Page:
Circuit 805 compares the current image with the reference image by evaluating absolute differences between the two images. To identify the differences, at step 603 (FIG. 9), the current image and the reference image are each partitioned into M*N blocks, where M and N are integers. In each corresponding block pair (i.e., a block in the current image and the block in the corresponding position in the reference image), an absolute difference between each pixel (e.g., in luminance) in the current image and the corresponding pixel in the reference image is found in block absolute difference logic circuit 805 (step 904, FIG. 9). An average for the absolute difference, denoted by ADi, i=1, . . . , M*N, for the block is found and provided in average absolute difference array 806. Motion detection calculation circuit 507 then evaluates the results to determine if the current image is to be stored. In this instance, at step 905 (FIG. 9), a mean absolute difference

x _ = 1 M N i AD i
over the portion of image is calculated. Then, the total variance, given by

v = 1 M N i AD i - x _ ,
is then found. If the total variance exceeds a threshold (step 906 or 240, FIG. 9 or 7), motion is deemed detected. Conversely, if the total variance v is less than the threshold, no motion is deemed detected. If motion is detected, a motion detection signal 508 is asserted to cause the current image to be stored in archiving memory 20 (step 250, FIG. 7). The partial frame buffer 504 a or 504 b that contains the current image is marked to become the new reference image, while the other partial frame buffer (i.e., the partial frame buffer containing the current reference image) is made available to be overwritten by the next current image (step 260, FIG. 7). If the current image is not to be stored, the partial frame buffer containing the current image can be overwritten by the next current image. Before the current image is stored in archival memory 20, image compression circuit 509 compresses the current image according to a selected data compression algorithm (step 220, FIG. 7). The compressed image in data buffer 510 is then transferred into archival memory 20 under control by control module 22 (step 230, FIG. 7). Of course, steps 220 and 230 can be performed concurrently with motion detection.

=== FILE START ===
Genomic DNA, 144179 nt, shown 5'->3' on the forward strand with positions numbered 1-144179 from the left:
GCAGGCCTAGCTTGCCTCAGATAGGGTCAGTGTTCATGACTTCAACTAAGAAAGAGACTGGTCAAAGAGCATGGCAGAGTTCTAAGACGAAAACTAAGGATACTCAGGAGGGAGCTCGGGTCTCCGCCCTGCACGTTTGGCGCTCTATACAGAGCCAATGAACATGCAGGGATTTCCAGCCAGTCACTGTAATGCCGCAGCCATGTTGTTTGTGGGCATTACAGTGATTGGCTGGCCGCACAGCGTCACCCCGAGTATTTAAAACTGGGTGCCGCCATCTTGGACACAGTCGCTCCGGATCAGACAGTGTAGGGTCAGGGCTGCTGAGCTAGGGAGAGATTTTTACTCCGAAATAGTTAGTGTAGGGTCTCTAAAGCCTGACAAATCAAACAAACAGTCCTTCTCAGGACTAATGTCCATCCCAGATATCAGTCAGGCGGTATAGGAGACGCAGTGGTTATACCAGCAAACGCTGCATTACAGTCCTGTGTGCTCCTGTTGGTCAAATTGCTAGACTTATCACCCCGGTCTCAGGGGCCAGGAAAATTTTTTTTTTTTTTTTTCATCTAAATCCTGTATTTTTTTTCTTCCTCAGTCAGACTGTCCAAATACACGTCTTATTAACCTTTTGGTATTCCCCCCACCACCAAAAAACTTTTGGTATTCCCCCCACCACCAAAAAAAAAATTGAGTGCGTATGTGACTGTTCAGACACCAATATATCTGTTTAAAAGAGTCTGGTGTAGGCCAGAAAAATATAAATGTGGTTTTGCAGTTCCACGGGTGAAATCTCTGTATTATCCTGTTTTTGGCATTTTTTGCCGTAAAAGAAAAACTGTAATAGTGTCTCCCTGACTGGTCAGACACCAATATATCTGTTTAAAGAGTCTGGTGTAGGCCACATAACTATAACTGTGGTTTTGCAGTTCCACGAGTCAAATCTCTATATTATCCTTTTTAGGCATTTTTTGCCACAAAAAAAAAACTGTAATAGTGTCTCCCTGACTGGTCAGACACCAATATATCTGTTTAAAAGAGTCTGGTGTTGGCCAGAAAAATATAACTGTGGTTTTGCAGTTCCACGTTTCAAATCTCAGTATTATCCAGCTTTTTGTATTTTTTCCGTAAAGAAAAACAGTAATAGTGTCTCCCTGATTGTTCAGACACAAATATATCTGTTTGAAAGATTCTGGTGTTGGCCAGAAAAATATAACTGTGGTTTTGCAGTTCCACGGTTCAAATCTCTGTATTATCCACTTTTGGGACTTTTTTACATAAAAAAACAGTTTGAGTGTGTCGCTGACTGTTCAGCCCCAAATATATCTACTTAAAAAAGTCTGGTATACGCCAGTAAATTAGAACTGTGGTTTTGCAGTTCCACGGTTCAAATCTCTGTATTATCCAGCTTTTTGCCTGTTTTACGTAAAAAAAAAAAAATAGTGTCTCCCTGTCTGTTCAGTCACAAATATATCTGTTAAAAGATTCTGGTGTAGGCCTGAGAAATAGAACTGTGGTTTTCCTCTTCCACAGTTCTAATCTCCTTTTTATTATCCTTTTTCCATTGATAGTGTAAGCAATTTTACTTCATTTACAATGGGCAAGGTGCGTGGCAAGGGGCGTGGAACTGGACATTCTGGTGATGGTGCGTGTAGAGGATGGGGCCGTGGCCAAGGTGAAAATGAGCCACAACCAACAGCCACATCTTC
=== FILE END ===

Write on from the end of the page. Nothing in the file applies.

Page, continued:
Instead of using motion vectors or absolute difference, motion detection can also be performed according to yet another embodiment of the present invention, using a “center-of-mass” approach. FIG. 10 shows an implementation 1000 using the center-of-mass approach. Implementation 1000 includes operations that are substantially the same way as corresponding operations in implementation 500 of FIG. 5. These corresponding operations between FIGS. 5 and 10 are assigned the same reference numerals. FIGS. 11-12 are, respectively, flow charts illustrating the operations related to motion detection and data storage in implementation 1000. FIGS. 11-12 share a number of operations with FIGS. 6-7 discussed above. To simplify the following discussion, operations in FIGS. 11-12 that are substantially the same as corresponding operations in FIGS. 6-7 are assigned the same reference numeral.